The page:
My style has improved so much, over the years. I have tightened it and honed it. When you write poetically, as I do, sometimes, it comes across as purple prose, and I wanted to avoid that. So, to make my writing more succinct, I had to practice. It’s still not perfect, but there are certain pieces that I look at objectively and am proud of. Also, my basic mechanics of novel-writing have greatly improved. I am in a few writing groups on Facebook, and their tips challenge me to be a better writer. I am still learning to incorporate more of the senses, but I think my writing has a lot of great creativity.

 

What tools do you feel are must-haves for writers?

  • Access to a good dictionary
  • An open mind that’s always willing to learn
  • A story to tell
  • The Emotion Thesaurus
  • A good support system that believes in them
  • Also, a good group of critics that teaches them how they can improve

 

What is the best piece of advice you ever received from another author?

“The thing is, the average reader doesn’t care about how a book is written, only that the story is good.  If you do both, you’re in great shape.  They won’t know why they love it so much, only that the story is so compelling.” That’s advice on balancing lyricism and telling a good story, directly from Janet Fitch. Although I’m sure I have other gems saved on my phone, that’s the first one that popped into my head.

 

How do you market your work? What avenues have you found to work best for your genre?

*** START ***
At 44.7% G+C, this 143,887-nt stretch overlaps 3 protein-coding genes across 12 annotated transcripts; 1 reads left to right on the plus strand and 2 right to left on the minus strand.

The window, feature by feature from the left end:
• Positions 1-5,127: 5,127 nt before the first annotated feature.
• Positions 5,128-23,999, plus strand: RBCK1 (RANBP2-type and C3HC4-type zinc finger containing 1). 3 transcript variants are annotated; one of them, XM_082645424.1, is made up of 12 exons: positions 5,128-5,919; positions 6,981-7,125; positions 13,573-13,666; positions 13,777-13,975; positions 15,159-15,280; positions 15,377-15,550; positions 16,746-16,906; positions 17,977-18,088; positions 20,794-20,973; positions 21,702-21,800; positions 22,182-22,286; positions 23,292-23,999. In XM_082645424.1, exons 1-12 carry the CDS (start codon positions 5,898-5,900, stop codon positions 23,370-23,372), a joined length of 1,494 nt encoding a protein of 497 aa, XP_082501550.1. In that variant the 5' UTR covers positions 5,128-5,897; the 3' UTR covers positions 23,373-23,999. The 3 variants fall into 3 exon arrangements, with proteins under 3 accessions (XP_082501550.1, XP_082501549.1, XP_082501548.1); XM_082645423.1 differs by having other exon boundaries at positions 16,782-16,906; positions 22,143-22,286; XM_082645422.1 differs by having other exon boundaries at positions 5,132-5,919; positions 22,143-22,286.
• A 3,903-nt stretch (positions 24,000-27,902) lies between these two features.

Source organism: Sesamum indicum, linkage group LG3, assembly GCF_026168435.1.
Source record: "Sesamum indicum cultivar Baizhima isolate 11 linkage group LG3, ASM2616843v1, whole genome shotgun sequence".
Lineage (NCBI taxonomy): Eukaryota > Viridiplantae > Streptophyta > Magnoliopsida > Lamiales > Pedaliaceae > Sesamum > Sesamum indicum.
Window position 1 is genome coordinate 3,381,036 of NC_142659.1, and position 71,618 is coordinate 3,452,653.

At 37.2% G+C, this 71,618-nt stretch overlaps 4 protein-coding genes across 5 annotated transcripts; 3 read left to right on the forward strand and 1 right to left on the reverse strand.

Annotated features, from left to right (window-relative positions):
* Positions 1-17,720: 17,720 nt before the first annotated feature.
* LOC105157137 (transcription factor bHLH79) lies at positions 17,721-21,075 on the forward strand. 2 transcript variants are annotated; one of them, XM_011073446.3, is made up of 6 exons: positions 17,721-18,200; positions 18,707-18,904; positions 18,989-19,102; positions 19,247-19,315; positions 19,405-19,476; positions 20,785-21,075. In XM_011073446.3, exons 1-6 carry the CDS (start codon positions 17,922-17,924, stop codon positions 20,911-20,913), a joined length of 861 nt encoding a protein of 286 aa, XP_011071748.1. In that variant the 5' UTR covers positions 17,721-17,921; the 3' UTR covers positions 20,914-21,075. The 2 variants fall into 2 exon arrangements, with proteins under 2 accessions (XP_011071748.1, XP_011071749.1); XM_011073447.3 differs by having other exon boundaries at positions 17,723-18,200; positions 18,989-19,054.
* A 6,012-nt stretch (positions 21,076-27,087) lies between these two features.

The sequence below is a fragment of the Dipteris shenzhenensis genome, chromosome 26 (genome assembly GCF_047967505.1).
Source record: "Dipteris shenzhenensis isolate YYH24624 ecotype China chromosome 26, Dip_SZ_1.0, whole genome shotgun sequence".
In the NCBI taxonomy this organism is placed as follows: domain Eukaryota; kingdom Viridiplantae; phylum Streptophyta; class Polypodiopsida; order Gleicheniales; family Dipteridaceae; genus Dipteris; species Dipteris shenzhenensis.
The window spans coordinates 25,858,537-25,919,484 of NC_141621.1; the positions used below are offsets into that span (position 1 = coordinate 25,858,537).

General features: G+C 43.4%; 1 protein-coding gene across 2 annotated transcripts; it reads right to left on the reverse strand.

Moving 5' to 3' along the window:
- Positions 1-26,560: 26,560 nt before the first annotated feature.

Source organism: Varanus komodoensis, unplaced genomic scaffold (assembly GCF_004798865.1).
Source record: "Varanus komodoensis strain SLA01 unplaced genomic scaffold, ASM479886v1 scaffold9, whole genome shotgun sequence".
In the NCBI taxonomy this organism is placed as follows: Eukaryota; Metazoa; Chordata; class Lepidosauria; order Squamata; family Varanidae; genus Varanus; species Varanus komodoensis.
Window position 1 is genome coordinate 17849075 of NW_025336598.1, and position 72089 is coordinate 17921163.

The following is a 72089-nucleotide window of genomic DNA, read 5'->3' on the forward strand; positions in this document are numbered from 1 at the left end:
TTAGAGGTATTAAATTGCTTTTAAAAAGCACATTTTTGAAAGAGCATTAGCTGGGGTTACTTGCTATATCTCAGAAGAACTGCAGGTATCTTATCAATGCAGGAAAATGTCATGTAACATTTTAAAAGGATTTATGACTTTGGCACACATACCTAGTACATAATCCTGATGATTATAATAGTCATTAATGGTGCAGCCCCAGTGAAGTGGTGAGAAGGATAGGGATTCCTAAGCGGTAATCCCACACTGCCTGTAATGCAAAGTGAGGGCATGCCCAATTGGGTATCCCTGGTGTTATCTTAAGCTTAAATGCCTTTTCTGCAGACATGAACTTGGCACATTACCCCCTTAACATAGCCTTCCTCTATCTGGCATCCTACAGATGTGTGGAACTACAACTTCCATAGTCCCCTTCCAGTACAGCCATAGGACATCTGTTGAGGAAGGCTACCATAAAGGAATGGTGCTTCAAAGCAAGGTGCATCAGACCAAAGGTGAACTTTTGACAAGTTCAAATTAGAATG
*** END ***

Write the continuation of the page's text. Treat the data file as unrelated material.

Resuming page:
I’m not the greatest at self-promotion (raised not to brag, and promoting myself feels a lot like bragging), but I do post excerpts and graphics relating to my content on a lot of social media. I usually use Twitter and Facebook, but sometimes, I use Instagram, as well.

 

What piece of your own work are you most proud of?

I’d have to say, I am really proud of my volume of poetry, Soulstice. A lot of heart and soul went into writing those poems. I cried over some of them, and it is amazing to me to see how strongly others react to the poems. My favorite is the first poem in the whole collection. It’s called, “Arson.”

 

For those who haven’t read any of your stories, what story/book of yours do you think best represents your work and why?

A Day for the Living, my most recent work, best represents my work. It has compelling characters, a good balance of plot and lyricism, and an interesting story … in my opinion.

 

What are you doing next?

I am working on finishing my novel. It’s with my editor right now, and then it’s up to me to fix what needs revising. While I am sending that off to publishers, I plan on working on a second volume of poetry. I already have part of it started. I’m organizing it, as we speak.

 

What advice would you give aspiring writers?

Read, read, read. Don’t take rejection personally. If the story is important for you to tell, for God’s sake, find a way of telling it. Don’t give up. Never give up. It might feel like Hell, but finishing it is so rewarding.

 

Bio: Lucie Guerre is a pseudonym. Lucie is derived from a Latin word meaning “light”, and St. Lucy lost her eyes either through her own volition, through torture, or due to an admirer’s liking of her eyes. I personally love the idea of my writing providing vision to the blind.  Guerre stems from the phrase “nom de guerre”, which essentially means a name of war. Generally, it comes from names chosen in times of combat. Idiomatically, it is another word for a pseudonym. My pseudonym is used mostly with pieces I’m too ashamed (or too afraid) to write under my real name, but I feel like I am stepping into war with a pen as my weapon when I write.

This is where my pen rests as a sword. This is where I do my best to snuff out the shadows and make darkness light.

 

OR (“If you prefer a more traditional bio,” she says, chuckling):